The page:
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Title: Evolution of spatial resolution in breast CT at UC Davis

Purpose: Dedicated breast computed tomography (bCT) technology for the purpose of breast cancer screening has been a focus of research at UC Davis since the late 1990s. Previous studies have shown that improvement in spatial resolution characteristics of this modality correlates with greater microcalcification detection, a factor considered a potential limitation of bCT. The aim of this study is to improve spatial resolution as characterized by the modulation transfer function (MTF) via changes in the scanner hardware components and operational schema. Methods: Four prototypes of pendant-geometry, cone-beam breast CT scanners were designed and developed spanning three generations of design evolution. To improve the system MTF in each bCT generation, modifications were made to the imaging components (x-ray tube and flat-panel detector), system geometry (source-to-isocenter and detector distance), and image acquisition parameters (technique factors, number of projections, system synchronization scheme, and gantry rotational speed). Results: Characterization of different generations of bCT systems shows these modifications resulted in a 188% improvement of the limiting MTF properties from the first to second generation and an additional 110% from the second to third. The intrinsic resolution degradation in the azimuthal direction observed in the first generation was corrected by changing the acquisition from continuousmore » to pulsed x-ray acquisition. Utilizing a high resolution detector in the third generation, along with modifications made in system geometry and scan protocol, resulted in a 125% improvement in limiting resolution. An additional 39% improvement was obtained by changing the detector binning mode from 2 × 2 to 1 × 1. Conclusions: These results underscore the advancement in spatial resolution characteristics of breast CT technology. The combined use of a pulsed x-ray system, higher resolution flat-panel detector and changing the scanner geometry and image acquisition logic resulted in a significant fourfold improvement in MTF.« less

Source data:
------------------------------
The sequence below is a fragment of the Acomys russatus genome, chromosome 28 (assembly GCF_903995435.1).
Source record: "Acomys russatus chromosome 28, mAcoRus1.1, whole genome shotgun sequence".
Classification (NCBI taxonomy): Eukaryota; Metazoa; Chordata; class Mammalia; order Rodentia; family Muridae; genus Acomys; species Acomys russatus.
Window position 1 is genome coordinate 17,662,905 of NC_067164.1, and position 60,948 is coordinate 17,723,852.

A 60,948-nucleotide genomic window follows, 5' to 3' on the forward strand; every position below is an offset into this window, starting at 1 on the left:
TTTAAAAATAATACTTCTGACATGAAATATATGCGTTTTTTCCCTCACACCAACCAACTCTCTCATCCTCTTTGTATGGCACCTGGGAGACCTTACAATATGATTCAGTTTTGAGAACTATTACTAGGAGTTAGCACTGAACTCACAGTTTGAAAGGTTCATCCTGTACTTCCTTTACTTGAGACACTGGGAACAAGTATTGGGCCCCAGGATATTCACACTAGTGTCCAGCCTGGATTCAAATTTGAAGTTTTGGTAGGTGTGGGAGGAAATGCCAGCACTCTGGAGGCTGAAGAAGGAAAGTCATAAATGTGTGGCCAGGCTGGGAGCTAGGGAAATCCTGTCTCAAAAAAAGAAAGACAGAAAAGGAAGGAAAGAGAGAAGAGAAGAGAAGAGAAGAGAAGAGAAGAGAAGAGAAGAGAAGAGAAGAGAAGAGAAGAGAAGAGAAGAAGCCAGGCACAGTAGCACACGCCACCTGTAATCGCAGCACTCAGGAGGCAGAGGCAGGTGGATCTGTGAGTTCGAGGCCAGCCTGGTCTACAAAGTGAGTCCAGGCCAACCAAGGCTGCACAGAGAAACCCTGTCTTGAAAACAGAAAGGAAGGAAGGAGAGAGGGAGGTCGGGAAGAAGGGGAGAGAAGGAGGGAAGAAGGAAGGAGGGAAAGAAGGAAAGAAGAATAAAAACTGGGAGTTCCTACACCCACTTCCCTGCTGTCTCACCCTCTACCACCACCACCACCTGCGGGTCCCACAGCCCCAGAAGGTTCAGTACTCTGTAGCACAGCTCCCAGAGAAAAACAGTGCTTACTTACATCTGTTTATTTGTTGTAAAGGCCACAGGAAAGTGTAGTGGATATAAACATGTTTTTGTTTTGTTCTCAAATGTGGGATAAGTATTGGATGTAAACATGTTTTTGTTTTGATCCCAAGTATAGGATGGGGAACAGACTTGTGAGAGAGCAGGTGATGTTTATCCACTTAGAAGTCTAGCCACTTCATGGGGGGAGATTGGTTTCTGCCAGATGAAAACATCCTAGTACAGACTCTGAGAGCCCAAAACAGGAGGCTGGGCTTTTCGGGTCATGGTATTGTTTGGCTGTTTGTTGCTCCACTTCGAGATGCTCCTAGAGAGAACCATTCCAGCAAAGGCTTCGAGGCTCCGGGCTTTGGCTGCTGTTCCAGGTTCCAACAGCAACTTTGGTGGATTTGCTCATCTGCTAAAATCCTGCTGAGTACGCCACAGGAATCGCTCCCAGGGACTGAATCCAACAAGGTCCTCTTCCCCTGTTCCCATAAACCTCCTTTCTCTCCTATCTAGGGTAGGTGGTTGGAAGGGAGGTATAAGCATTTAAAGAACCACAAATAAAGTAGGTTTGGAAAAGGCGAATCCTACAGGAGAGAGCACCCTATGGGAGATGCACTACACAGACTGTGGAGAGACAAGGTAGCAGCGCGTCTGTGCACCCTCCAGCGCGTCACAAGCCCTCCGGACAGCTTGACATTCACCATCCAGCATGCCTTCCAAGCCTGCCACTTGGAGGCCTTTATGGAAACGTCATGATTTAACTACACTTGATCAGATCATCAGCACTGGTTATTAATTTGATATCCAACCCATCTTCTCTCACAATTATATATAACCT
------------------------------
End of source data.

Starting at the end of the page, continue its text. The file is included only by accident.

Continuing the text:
Authors:
 [1] ;  [2] ; ;  [3] ; ;  [4]
  1. Department of Biomedical Engineering, University of California, Davis, One Shields Avenue, Davis, California 95616 (United States)
  2. Department of Radiological Sciences, University of Oklahoma Health Sciences Center, 940 N.E. 13th Street, Nicholson Tower, Oklahoma City, Oklahoma 73104 (United States)
  3. Department of Radiology, University of California, Davis Medical Center, 4860 Y Street, Suite 3100 Ellison Building, Sacramento, California 95817 (United States)
  4. Department of Biomedical Engineering, University of California, Davis, One Shields Avenue, Davis, California 95616 and Department of Radiology, University of California, Davis Medical Center, 4860 Y Street, Suite 3100 Ellison Building, Sacramento, California 95817 (United States)
Publication Date:
OSTI Identifier:
22413523
Resource Type:
Journal Article
Resource Relation:
Journal Name: Medical Physics; Journal Volume: 42; Journal Issue: 4; Other Information: (c) 2015 American Association of Physicists in Medicine; Country of input: International Atomic Energy Agency (IAEA)
Country of Publication:
United States
Language:
English
Subject:
60 APPLIED LIFE SCIENCES; COMPUTERIZED TOMOGRAPHY; MAMMARY GLANDS; NEOPLASMS; SPATIAL RESOLUTION